In between tracks, Duck Sauce crack wise with skits or spliced-in dialogue (apparently hip-hop inspired) to make sure that the ever-present thump doesn’t become monotonous. There’s an origin story intoned in an English accent: “in the beginning was the word, and the word was duck. And lo the word of duck was quack.” Someone calls the music “acid house meets Elmer Fudd.” A man makes a phone call looking to fill his entire Jacuzzi with duck sauce.

Like Terje, Duck Sauce are most exciting when they throw a curveball; in this case, by leaving behind the pilfered 70s hooks. “Everyone” pulls in Dave One, A-Trak’s brother, to sing on top of a crisp, streamlined pulse while a siren spurts in the background. He glides over the brash beat, singing “Every morning, she knock me off my feet about it/ every morning, she won’t be discrete about it.” It’s simple and giddy, moving beyond homage.

Dave On is one half of Chromeo (P-Thugg rounds out the duo), who have been producing their own smooth combination of disco and synth-pop for a decade. Their latest album, White Women, comes out in May with more of the same. But artists like Daft Punk, Avicii, and Robin Thicke moved in on Chromeo’s territory last year with great success. Is it finally Chromeo’s turn in the spotlight, or have they been knocked out of their own party?

They don’t go down without a fight—Avicii and Daft Punk may have gotten their hands on disco-king Nile Rodgers and his golden guitar, but Chromeo has been imitating him for years.  “Over Your Shoulder”—which sounds roughly like the Doobie Brothers covering Parliament’s “Spaceship”—and “Hard To Say No” both display those clipped, loping riffs that spool out and sprawl over the beat. Dave Boy is in his usual mode, wooing the ladies, often with questionable methods. “You see your problems of self-esteem could be self-fulfilling prophecies,” he sings, “so probably your best policy is to talk to me.” His plan is to win her over by pointing out she doesn’t have any better options. He compounds his mistake by squeezing five or six too many syllables into the hook, disturbing the song’s efforts to be laid back.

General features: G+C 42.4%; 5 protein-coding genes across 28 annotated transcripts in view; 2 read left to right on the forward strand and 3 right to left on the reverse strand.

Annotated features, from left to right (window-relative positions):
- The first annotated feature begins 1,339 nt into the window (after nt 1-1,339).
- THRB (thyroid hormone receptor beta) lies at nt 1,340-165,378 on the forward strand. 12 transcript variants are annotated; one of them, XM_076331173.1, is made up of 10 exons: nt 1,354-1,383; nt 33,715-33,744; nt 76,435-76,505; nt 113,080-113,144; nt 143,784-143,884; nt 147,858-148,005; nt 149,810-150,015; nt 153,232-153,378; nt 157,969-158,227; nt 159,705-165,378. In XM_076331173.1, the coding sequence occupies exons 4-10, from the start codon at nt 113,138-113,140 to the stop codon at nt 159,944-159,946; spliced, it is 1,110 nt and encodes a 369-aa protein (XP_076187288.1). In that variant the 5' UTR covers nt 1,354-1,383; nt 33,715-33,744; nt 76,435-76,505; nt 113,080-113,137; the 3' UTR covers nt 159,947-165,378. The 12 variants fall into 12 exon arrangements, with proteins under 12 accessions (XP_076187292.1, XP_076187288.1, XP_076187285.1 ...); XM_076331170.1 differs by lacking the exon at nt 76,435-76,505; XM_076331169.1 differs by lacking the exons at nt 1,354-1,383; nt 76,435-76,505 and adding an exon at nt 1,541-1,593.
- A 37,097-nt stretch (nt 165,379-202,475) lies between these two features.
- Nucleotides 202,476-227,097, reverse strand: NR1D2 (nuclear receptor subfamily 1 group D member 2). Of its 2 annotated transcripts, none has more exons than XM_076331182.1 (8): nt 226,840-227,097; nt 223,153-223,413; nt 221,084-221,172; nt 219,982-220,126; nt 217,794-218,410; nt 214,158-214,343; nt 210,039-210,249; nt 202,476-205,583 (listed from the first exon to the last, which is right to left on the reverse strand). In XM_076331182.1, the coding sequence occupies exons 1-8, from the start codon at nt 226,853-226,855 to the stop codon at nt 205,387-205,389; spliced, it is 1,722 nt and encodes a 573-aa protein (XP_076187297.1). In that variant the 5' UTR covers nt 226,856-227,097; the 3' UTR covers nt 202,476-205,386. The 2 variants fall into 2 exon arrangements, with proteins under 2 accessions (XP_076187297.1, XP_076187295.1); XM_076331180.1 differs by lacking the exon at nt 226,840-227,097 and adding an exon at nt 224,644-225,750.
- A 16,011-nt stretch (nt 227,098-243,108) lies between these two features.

Chromeo’s themes have been the same since day one: “I’ll give you bonafied lovin’” was a hook on their first album, as was its inverse, “Needy Girl.” Poor Dave—his loving is so good it causes him problems. White Women finds him getting jealous (“Jealous”) and instructing a lover to “Come alive and give it up girl before you lose your mind” (“Come Alive”)—it’s for her benefit. In “Sexy Socialite,” Dave goes even further, offering advice and protection in addition to romance, like a mildly creepy professor hitting on a student. “You’re out alone/so young and full of promise/I could be your boyfriend and your counsellor/cause the night might damage ya.”

In “Old 45s,” a ballad, Dave suggests that finding “an old jukebox” can revive your faith in romance. Terje has the glitchy “Inspector Norse” and the offbeat Palmer cover in his corner; Duck Sauce have “Everyone” and levity in theirs—both artists are able to transcend pastiche. Chromeo is stuck with some old records and a cheesy come-on. These days, even the jukeboxes are digital.

—Follow Elias Leight on Twitter: @ehleight